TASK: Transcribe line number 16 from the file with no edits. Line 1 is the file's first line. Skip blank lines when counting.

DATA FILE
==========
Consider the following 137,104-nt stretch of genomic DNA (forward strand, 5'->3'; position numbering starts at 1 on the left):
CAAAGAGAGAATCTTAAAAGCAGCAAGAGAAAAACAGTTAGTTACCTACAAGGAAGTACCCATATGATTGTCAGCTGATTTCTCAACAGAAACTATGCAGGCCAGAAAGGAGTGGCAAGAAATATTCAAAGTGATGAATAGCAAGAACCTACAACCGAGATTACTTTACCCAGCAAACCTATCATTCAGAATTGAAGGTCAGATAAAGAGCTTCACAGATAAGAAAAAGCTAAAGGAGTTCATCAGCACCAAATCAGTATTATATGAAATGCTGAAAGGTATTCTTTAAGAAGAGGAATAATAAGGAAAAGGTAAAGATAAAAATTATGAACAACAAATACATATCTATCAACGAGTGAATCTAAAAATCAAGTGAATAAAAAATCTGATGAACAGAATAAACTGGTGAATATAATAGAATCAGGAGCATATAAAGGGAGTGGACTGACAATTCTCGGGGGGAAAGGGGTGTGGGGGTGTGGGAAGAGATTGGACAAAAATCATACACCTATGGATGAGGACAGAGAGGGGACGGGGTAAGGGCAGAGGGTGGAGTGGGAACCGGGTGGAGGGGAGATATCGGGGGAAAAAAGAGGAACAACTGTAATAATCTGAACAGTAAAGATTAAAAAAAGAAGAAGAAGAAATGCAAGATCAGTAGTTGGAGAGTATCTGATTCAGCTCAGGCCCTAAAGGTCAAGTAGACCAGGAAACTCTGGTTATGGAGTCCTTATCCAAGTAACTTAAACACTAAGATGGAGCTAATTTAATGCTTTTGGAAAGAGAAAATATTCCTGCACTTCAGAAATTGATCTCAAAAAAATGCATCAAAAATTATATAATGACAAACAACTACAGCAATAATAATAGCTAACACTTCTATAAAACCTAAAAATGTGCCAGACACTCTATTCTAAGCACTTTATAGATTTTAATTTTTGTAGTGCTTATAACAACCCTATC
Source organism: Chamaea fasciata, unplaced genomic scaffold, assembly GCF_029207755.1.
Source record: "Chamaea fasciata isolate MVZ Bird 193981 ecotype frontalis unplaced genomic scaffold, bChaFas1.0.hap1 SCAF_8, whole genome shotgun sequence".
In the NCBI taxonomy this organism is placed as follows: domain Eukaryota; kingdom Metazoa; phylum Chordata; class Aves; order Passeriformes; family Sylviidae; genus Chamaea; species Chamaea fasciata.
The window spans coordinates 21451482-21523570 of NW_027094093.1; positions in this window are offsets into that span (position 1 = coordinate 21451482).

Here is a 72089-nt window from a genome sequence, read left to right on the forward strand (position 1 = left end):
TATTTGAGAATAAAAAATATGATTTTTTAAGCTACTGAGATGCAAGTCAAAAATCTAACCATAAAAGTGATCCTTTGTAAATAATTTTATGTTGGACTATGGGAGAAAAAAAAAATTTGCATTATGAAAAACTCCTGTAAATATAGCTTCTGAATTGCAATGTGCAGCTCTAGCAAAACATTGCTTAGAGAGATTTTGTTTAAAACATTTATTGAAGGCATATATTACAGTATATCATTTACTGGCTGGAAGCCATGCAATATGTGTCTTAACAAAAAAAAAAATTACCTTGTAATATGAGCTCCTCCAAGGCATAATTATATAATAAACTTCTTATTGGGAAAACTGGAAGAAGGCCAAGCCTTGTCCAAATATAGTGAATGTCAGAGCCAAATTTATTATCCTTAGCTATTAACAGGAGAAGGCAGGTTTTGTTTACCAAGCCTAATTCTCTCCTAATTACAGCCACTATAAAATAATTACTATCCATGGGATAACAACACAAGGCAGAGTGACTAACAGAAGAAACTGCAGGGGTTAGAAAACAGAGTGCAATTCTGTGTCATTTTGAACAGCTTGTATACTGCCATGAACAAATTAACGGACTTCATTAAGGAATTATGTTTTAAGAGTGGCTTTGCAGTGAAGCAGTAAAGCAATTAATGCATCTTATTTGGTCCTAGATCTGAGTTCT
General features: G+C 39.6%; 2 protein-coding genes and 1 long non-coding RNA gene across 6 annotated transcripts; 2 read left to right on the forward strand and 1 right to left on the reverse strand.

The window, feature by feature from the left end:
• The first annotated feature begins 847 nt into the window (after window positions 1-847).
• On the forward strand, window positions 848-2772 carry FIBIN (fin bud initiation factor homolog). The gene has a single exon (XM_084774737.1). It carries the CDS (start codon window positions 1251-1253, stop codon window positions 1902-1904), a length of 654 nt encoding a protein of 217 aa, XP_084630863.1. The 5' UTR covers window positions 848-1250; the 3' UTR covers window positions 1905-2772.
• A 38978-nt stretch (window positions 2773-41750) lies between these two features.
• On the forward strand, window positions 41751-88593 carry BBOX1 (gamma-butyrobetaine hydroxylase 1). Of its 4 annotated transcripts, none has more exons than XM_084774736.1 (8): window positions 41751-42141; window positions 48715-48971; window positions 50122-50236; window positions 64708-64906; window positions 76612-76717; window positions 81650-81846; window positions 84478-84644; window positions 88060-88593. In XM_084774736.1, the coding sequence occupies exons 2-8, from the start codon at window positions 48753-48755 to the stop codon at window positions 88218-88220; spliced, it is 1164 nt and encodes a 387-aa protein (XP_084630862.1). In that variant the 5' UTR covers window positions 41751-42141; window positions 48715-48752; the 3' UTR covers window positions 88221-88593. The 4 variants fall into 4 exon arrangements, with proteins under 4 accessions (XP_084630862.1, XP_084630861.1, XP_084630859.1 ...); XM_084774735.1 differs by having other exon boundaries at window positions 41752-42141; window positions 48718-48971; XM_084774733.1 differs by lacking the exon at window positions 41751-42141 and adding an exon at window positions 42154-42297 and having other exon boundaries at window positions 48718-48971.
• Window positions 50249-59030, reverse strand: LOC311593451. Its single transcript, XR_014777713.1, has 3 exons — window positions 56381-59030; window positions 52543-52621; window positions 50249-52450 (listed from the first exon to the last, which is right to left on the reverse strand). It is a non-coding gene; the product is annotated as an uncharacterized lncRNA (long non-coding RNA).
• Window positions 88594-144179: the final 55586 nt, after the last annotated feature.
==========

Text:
• Window positions 88594-144179: the final 55586 nt, after the last annotated feature.